Although it adds a bit of pressure when writing these articles, it’s great to know other people out there are checking my numbers and making sure everything I write is accurate. I spend a lot of time reading over documentation and checking my calculations but it’s good to have someone else scrutinizing everything so I really appreciate you taking the time to run the numbers yourself!

  11. Nick
    September 4, 2013 at 2:37 pm

    Anytime, keep up the great work. Love the site!

  12. Roger
    September 10, 2013 at 12:44 pm

    Good article with a lot of information that’s pertinent for me! I’ve just started to think about what the ideal time of year to retire would be, though I suspect the tax implications are going to be drowned out by other factors for me (bonus timing, how much I enjoy where I currently live during different times of year, attempting to limit impact on employer to not burn any bridges, etc.)

    The “cover expenses” option you’ve listed is basically exactly what I’m planning on doing, though I’m not expecting to work steadily as you describe — just planning to earn in total about what I spend in total over the first 5-10 years of “retirement.”

    It’s great when you work out the details for me on the half-formed plans in my head.

    • The Mad Fientist
      September 10, 2013 at 6:24 pm

      Hey Roger, good to hear from you again! I suspect other factors will play a part in when I actually quit as well but I’ll definitely be keeping the things I wrote about in mind when I make my decision.

      Glad to hear this article was right up your alley!

  13. Sacha
    September 15, 2013 at 6:24 pm

    I started my five-year experiment with semi-retirement a year and a half ago. It turns out that with consulting, I work about half the time and make about just as much money as I used to. In the meantime, I have extra time that I can use to explore other interests or business ideas, and that works out nicely. My expenses have been right in line with my predictions. I think I might even have enough assets to be mostly retired.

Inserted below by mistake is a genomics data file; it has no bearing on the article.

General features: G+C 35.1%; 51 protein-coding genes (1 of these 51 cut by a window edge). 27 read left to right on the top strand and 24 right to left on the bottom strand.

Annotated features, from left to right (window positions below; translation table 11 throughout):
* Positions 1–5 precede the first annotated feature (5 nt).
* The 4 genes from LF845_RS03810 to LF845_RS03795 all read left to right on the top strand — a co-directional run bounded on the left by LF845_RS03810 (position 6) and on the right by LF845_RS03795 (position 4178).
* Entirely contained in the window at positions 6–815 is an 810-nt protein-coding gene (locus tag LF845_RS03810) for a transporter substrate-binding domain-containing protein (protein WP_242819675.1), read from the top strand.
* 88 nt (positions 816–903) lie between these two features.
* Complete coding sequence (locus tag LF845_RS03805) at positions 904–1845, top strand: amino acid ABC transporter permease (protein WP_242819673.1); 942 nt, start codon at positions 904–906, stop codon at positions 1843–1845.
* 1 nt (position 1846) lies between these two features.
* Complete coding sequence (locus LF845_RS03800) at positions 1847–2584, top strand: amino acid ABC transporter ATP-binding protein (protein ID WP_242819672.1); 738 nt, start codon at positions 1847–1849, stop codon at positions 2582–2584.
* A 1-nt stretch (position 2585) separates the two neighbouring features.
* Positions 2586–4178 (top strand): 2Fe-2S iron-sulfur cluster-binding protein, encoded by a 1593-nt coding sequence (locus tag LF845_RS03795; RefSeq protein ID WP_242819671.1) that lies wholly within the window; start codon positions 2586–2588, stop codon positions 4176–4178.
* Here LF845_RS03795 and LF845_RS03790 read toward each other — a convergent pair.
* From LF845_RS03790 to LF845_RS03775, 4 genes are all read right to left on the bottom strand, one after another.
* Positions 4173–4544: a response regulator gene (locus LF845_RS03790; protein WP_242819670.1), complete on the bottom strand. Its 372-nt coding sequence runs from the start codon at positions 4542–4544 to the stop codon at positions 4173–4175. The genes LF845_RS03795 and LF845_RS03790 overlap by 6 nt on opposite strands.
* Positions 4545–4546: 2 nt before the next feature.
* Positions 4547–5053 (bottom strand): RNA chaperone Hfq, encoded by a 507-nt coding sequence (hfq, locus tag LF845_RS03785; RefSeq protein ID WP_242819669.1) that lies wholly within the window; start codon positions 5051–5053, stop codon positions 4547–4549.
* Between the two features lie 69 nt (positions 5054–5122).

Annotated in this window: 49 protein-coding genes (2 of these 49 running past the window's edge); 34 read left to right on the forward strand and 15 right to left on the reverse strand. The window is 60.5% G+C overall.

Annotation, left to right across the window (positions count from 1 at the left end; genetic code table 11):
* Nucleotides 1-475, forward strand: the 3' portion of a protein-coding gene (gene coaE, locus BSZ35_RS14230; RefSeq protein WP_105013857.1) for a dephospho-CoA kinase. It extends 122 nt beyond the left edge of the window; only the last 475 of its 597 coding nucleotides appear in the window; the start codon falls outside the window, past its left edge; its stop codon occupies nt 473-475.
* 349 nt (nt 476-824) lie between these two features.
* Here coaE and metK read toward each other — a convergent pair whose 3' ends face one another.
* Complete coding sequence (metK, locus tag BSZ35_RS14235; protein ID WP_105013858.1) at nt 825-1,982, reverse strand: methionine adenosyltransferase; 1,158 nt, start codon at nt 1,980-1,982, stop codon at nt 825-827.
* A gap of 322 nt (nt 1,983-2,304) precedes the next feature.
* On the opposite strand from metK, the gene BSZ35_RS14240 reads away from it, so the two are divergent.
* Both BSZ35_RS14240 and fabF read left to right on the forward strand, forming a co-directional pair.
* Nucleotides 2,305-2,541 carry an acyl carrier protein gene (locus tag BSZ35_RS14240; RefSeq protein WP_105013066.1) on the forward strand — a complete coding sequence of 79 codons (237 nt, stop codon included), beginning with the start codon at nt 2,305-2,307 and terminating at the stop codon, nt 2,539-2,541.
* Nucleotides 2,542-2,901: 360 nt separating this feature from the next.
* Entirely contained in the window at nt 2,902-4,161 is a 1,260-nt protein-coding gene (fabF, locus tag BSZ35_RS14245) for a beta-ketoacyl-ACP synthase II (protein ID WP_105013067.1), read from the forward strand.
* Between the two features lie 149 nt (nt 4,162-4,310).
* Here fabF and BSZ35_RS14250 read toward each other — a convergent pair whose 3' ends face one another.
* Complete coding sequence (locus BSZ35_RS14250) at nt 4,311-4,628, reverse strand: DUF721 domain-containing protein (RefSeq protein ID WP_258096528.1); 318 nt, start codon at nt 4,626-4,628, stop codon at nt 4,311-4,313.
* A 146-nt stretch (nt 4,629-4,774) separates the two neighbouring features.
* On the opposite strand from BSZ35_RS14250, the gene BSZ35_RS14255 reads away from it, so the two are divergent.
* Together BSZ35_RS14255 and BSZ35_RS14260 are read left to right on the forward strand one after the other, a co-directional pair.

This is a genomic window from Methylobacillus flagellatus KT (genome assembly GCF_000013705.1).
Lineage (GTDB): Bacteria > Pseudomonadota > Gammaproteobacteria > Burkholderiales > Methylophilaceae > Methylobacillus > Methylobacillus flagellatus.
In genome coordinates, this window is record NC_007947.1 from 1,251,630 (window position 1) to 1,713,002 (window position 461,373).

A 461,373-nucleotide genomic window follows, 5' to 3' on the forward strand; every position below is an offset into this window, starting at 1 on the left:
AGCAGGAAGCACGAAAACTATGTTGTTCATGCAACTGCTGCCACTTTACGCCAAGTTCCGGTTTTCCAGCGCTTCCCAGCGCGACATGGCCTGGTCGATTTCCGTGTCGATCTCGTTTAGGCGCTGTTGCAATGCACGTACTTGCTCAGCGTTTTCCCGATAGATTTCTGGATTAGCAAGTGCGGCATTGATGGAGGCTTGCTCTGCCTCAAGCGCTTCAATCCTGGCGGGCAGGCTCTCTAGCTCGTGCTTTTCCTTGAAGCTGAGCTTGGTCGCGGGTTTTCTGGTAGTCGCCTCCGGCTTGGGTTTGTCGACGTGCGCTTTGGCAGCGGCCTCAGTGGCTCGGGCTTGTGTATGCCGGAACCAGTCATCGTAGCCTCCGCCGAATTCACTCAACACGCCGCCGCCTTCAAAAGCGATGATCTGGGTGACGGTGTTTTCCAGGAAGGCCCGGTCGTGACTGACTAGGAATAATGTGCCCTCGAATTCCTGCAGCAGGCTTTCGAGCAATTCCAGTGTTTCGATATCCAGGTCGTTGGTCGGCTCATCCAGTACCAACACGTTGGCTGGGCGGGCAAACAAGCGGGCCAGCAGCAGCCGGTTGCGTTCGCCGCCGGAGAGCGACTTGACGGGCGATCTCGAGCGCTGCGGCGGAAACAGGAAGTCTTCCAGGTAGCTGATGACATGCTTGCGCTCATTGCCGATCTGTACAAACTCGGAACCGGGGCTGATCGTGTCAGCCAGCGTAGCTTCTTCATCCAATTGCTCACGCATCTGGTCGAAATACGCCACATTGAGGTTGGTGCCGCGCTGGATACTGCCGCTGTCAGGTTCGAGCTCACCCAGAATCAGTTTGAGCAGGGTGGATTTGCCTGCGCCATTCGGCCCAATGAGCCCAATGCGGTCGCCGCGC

I’d definitely recommend “phasing in” retirement like that, especially if your skills are good for consulting or short-term projects. My background is in web development and enterprise consulting, and I found my first clients because I was blogging about my plans for semi-retirement. =) Every so often, I take extended time off (for example, all of last August) so that I can get deeper into experimenting with Proper Retirement. I like it, so I’m working on arranging my life to do more of that.

    Phasing into retirement also lets you test the idea with less commitment. You can still maintain your social and professional links and you don’t have to worry about completely rejigging your identity, but you have the space to explore more.

    • The Mad Fientist
      September 16, 2013 at 10:37 am

      That’s great to hear semiretirement has worked out so well for you. Consulting seems like a great transition into early retirement and is something that I may explore. I can imagine being offered a telecommuting arrangement when I eventually leave my current job so depending on how good the offer is, I may do some part-time consulting for a bit as well.

  14. Joyce
    November 20, 2013 at 12:34 pm

    This was a really helpful post as I’m working on my escape plan, which will hopefully take place in the next three years. As a result, I’ve been trying to gather as much information as I can about minimizing taxes, harvesting capital gains, ROTH conversions, etc. while balancing that with the likelihood that I’d either work part-time or manage my rental property.

    In looking at the IRS site on EITC, however, I noticed a little note that said, “investment income must be $3,300 or less for the year.” Does that mean then that I won’t be able to draw down investment earnings beyond $3,300? How would that work as an early retiree?

    • The Mad Fientist
      November 20, 2013 at 2:41 pm

      Hi Joyce, glad it was helpful.

      You are correct that if you have over $3,300 of investment income (e.g. rental income, dividends, capital gains, etc.), you won’t be able to claim the EITC.

      If you don’t have much dividend/rental income, however, and instead fund your early retirement by selling off assets in your portfolio, you still may be able to qualify for the credit.

      For example, imagine the Lab Rat bought 1000 shares of stock x for $15 per share and then to fund the first year of his early retirement, he decided to sell those 1000 shares for the current price of $16.80 per share. The sale of those shares would provide the $16,800 of income that he needs for the year but his investment income would actually only be $1,800 (($16.80 – $15) * 1000 = $1,800 worth of capital gains).

      So while it’s possible to do, it will likely be much harder to qualify for the EITC once you start relying on your investments after early retirement.

  15. Tyler
    January 20, 2014 at 6:38 pm

    Great stuff!

    I’ve been devouring your blog (as well as MMM) for about a month and half now. I’m so glad I found this stuff early!

    So, am I correct in thinking that taxable accounts are what funds early retirees to retirement age, and then tax-advantaged accounts for after retirement age?

    • The Mad Fientist
      January 21, 2014 at 5:48 pm

      Glad to hear you’re enjoying the site, Tyler!

      You are correct in your thinking but it should be noted that you can also use tax-advantaged accounts prior to standard retirement age (check out this post and this post).